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Octet rule, lewis structure and formal charge (NOCB)
Nature of Chemical
• Kossel and Lewis
• Valance Bond
• Molecular Orbital
Lewis pictured the atom in terms of a
positively charged ‘Kernel’ (the nucleus plus
the inner electrons) and the outer shell that
could accommodate a maximum of eight
This octet of electrons, represents a
particularly stable electronic arrangement.
Lewis postulated that atoms achieve the
stable octet when they are linked by
E.g. F2, O2 etc
• outer shell electrons take part in chemical combination and they are known
as valence electrons.
• The inner shell electrons are well protected and are generally not involved in
the combination process.
• Thus to represent the valence elcetrons lewis developed an representation
method called the Lewis symbol
• This number of valence electrons helps to calculate the common or group valence of the
• The group valence of the elements is generally either equal to the number of dots in Lewis
symbols or 8 minus the number of dots or valence electrons.
• E.g. Na has 7e- in valence shell so valency is 1
• First time explained a type of bond that is the electrovalent/ionic bond
• They explained how the highly electropositive Grp 1 elements bond with the
group 17 electronegative elements.
• They bond in order to achieve the stable noble gas configuration
• The duplet or octet state in their valence orbitals.
• Thus the bonding formed in order to achieve it is called electrovalent bond
• The electrovalence is thus equal to the number of unit charge(s) on the ion
Kössel and Lewis in 1916 developed an important theory of chemical
combination between atoms known as electronic theory of chemical
According to this, atoms can combine either by transfer of valence
electrons from one atom to another (gaining or losing) or by sharing of
valence electrons in order to have an octet in their valence shells. This
is known as octet rule
Langmuir’s theory of Covalent bond
• Each bond is formed as a result of sharing of an electron pair between
• Each combining atom contributes at least one electron to the shared
• The combining atoms attain the outershell noble gas configurations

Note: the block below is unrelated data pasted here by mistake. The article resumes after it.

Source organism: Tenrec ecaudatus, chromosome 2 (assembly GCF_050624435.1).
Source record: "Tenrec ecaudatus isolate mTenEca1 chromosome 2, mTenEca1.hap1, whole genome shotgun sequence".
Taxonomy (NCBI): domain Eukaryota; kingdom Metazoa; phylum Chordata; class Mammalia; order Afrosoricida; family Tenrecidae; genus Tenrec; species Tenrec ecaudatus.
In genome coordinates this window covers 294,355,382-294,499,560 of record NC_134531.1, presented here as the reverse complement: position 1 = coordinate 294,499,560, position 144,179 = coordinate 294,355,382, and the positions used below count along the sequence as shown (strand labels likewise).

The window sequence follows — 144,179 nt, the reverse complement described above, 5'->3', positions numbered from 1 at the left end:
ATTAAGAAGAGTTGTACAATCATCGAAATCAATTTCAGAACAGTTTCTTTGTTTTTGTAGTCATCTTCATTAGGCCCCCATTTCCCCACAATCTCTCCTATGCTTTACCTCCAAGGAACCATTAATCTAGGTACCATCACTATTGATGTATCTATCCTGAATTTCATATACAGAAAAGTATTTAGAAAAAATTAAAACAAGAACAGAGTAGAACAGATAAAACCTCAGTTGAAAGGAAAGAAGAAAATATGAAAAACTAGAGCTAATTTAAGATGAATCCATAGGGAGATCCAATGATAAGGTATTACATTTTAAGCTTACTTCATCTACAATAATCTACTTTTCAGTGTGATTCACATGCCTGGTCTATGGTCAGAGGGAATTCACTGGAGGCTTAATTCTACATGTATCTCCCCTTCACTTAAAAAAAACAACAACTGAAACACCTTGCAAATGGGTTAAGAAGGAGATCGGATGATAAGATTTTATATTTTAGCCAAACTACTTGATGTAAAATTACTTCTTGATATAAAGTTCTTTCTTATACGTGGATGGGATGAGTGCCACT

as a result of the sharing of electrons
E.g. Formation of Cl2
• If two atoms share two pairs of electrons, the covalent bond
between them is called a double bond. For example, in the carbon
• When combining atoms share three electron pairs as in the case of
two nitrogen atoms in the N2 molecule and the two carbon atoms in
the ethyne molecule, a triple bond is formed
Rules to write Lewis structure – E.g.
1. Write the symmetrical skeleton for the polyatomic ions
O C O 2- C1s22s22p2 O1s22s22p4
2. Calculate the number of electrons available in the valence shell of all atoms (A)
A= 1x4(C)+3x6(O)+2(for extra 2 e-)=24 e-
3. Calculate the total number of electrons needed by atoms to accqire the noble gas config(N)
4. Calculate total number of electrons shared(S) i.e S=N-A
S=32-24=8 e- i.e 8/2=4 pairs of electrons
5. Place the shared electrons in the skeleton.
Use = and triple bonds wherever necessary
1. Skeleton - O1s22s22p4
2. Calculate A
3. Calculate N
4. S=N-A=24-18=6e- i.e 6/2=3 electron pairs
• Bond Order is given by the number of
bonds between the two atoms in a
• Isoelectronic molecules and ions have
identical bond orders; for example, F2
and O2 have bond order 1.
• N2 , CO and NO+ have bond order 3
• The formal charge of an atom in a polyatomic molecule or ion may be defined as the
difference between the number of valence electrons of that atom in an isolated or
free state and the number of electrons assigned to that atom in the Lewis structure
• Formal charge (F.C.) on an atom in a Lewis structure =
total number of valence electrons in the free atom
— total number of non bonding (lone pair) electrons
— (1/2) total number of bonding(shared) electrons
• F.C = VE-LP-1/2 x BE
Significance of formal charge
• It helps to calculate the charge on the atoms in a Lewis structure
• It helps to calculate the number of valence electrons
• Formal charges help in the selection of the lowest energy structure
from a number of possible Lewis structures for a given species
The incomplete octet of the
Odd electron molecules
• In some compounds, the
number of electrons
surrounding the central atom
is less than eight. This is
especially the case with
elements having less than
four valence electrons.
Examples are LiCl, BeH2 and
2. Odd electron
In molecules with an odd
number of electrons like nitric
oxide, NO and nitrogen dioxide,
NO2 , the octet rule is not
satisfied for all the atoms
3. Expanded octet
• Elements in and beyond the third period of the periodic table
have, apart from 3s and 3p orbitals, 3d orbitals also available for
• In a number of compounds of these elements there are more than
eight valence electrons around the central atom
• examples of such compounds are: PF5 , SF6 , H2SO4 and a number
of coordination compounds.
• It is clear that octet rule is based upon the chemical inertness of
noble gases. However, some noble gases (for example xenon and
krypton) also combine with oxygen and fluorine to form a number of
compounds like XeF2 , KrF2 , XeOF2 etc.,
• This theory does not account for the shape of molecules.
• It does not explain the relative stability of the molecules being totally
silent about the energy of a molecule.